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Approximate Similarity Search for Online Multimedia Services on Distributed CPU-GPU Platforms

George Teodoro, Eduardo Valle, Nathan Mariano, Ricardo Torres, Wagner Meira Jr, Joel H. Saltz
Center for Comprehensive Informatics, Emory University, GA, USA
arXiv:1209.0410v1 [cs.MM] (3 Sep 2012)

@article{2012arXiv1209.0410T,

   author={Teodoro, George and Valle, Eduardo and Mariano, Nathan and Torres, Ricardo and Meira Jr, Wagner and Saltz, Joel H.},

   title={"{Approximate Similarity Search for Online Multimedia Services on Distributed CPU-GPU Platforms}"},

   journal={ArXiv e-prints},

   archivePrefix={"arXiv"},

   eprint={1209.0410},

   primaryClass={"cs.MM"},

   keywords={Multimedia,Databases,Distributed, Parallel, and Cluster Computing},

   year={2012},

   month={sep}

}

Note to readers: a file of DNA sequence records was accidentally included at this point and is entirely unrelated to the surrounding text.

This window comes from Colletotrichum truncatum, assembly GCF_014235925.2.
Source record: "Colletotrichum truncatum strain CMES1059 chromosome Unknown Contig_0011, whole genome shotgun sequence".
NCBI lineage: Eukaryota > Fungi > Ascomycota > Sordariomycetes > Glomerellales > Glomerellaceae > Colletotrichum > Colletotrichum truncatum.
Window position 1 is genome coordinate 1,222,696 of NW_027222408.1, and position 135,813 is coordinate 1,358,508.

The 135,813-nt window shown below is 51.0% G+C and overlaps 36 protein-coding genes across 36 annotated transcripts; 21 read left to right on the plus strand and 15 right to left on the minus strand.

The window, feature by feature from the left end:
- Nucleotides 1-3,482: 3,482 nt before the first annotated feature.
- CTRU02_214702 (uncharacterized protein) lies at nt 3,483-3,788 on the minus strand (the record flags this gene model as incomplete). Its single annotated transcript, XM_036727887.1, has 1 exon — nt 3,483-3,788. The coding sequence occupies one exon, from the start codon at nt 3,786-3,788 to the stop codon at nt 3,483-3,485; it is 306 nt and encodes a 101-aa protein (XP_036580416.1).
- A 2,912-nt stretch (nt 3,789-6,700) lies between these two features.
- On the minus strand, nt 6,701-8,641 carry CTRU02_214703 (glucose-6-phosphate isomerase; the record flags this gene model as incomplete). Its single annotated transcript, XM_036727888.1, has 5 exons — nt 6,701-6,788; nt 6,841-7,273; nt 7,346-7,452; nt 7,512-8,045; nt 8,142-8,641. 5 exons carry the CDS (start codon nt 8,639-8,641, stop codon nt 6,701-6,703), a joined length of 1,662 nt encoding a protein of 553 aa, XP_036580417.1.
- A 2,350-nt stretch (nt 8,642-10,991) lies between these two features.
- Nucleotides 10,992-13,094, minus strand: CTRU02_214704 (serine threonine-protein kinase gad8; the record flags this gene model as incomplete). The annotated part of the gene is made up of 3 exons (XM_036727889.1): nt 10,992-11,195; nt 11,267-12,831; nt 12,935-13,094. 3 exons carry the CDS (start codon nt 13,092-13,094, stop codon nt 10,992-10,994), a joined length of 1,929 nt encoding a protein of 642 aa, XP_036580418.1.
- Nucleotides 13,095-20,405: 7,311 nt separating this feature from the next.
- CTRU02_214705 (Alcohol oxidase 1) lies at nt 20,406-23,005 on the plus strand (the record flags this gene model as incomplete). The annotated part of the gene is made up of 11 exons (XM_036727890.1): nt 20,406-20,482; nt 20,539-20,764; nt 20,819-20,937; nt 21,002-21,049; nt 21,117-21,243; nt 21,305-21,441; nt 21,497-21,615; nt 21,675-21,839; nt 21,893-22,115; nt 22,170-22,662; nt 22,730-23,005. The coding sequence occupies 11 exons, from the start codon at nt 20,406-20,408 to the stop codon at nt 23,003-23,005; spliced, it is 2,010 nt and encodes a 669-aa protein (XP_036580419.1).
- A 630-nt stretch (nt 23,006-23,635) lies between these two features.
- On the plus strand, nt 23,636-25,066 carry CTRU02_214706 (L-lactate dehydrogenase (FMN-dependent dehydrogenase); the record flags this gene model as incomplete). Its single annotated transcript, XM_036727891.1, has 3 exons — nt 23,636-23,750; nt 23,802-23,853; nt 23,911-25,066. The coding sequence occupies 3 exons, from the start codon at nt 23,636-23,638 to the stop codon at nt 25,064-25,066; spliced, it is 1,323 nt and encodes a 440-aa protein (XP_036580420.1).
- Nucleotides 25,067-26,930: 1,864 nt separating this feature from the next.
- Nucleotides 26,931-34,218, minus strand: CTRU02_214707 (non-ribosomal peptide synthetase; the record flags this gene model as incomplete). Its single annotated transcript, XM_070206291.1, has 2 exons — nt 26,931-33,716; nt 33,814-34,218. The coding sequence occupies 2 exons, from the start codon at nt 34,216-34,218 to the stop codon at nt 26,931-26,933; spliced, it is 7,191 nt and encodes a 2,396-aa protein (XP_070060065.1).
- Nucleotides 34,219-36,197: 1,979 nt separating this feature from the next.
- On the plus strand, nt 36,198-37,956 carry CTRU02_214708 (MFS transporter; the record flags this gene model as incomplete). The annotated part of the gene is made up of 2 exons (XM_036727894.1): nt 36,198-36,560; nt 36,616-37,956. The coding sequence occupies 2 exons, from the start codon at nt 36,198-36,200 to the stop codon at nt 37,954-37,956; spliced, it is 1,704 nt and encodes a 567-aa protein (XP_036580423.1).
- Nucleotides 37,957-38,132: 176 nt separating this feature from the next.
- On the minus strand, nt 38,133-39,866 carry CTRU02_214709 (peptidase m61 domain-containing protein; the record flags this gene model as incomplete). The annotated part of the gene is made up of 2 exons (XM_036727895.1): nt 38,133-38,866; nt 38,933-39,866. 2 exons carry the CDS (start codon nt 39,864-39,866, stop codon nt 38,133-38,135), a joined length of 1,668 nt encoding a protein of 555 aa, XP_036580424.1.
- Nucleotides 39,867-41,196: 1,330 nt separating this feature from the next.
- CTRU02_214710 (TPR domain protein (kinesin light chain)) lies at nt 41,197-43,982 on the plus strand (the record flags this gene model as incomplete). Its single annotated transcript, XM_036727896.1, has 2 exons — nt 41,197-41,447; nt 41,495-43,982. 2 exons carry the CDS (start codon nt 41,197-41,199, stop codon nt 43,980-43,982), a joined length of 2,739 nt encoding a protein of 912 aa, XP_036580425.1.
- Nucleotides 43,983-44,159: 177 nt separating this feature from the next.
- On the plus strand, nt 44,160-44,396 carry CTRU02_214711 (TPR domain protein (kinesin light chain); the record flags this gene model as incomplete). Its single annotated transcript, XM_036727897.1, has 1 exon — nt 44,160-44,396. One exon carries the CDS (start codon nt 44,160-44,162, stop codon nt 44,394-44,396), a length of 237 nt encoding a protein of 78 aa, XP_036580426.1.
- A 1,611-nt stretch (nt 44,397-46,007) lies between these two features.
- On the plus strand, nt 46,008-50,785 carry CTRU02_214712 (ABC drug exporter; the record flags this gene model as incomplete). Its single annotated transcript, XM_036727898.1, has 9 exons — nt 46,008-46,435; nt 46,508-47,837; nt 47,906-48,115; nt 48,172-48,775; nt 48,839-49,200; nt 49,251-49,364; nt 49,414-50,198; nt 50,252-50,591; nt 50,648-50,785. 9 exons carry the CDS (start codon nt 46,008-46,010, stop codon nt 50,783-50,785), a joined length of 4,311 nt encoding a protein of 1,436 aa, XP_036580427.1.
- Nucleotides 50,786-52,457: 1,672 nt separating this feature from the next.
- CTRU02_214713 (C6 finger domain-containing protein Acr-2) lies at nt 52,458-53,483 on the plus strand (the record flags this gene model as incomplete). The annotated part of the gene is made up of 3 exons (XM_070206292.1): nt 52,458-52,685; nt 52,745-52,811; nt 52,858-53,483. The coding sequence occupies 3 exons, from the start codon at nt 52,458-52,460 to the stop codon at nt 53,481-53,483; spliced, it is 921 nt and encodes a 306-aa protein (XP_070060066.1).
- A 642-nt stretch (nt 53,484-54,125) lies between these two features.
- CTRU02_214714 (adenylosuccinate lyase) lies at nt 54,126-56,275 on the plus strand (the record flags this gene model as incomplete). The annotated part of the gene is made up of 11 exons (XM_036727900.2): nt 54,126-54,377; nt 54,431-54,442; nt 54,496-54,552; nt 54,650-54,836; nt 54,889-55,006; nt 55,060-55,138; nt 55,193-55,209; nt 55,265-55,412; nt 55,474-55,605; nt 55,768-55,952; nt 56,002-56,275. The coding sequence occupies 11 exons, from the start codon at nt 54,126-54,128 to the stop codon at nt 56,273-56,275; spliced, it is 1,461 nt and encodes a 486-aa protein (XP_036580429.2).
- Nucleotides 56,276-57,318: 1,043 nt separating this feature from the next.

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Similarity search in high-dimentional spaces is a pivotal operation found a variety of database applications. Recently, there has been an increase interest in similarity search for online content-based multimedia services. Those services, however, introduce new challenges with respect to the very large volumes of data that have to be indexed/searched, and the need to minimize response times observed by the end-users. Additionally, those users dynamically interact with the systems creating fluctuating query request rates, requiring the search algorithm to adapt in order to better utilize the underline hardware to reduce response times. In order to address these challenges, we introduce hypercurves, a flexible framework for answering approximate k-nearest neighbor (kNN) queries for very large multimedia databases, aiming at online content-based multimedia services. Hypercurves executes on hybrid CPU–GPU environments, and is able to employ those devices cooperatively to support massive query request rates. In order to keep the response times optimal as the request rates vary, it employs a novel dynamic scheduler to partition the work between CPU and GPU. Hypercurves was throughly evaluated using a large database of multimedia descriptors. Its cooperative CPU–GPU execution achieved performance improvements of up to 30x when compared to the single CPU-core version. The dynamic work partition mechanism reduces the observed query response times in about 50% when compared to the best static CPU–GPU task partition configuration. In addition, Hypercurves achieves superlinear scalability in distributed (multi-node) executions, while keeping a high guarantee of equivalence with its sequential version — thanks to the proof of probabilistic equivalence, which supported its aggressive parallelization design.
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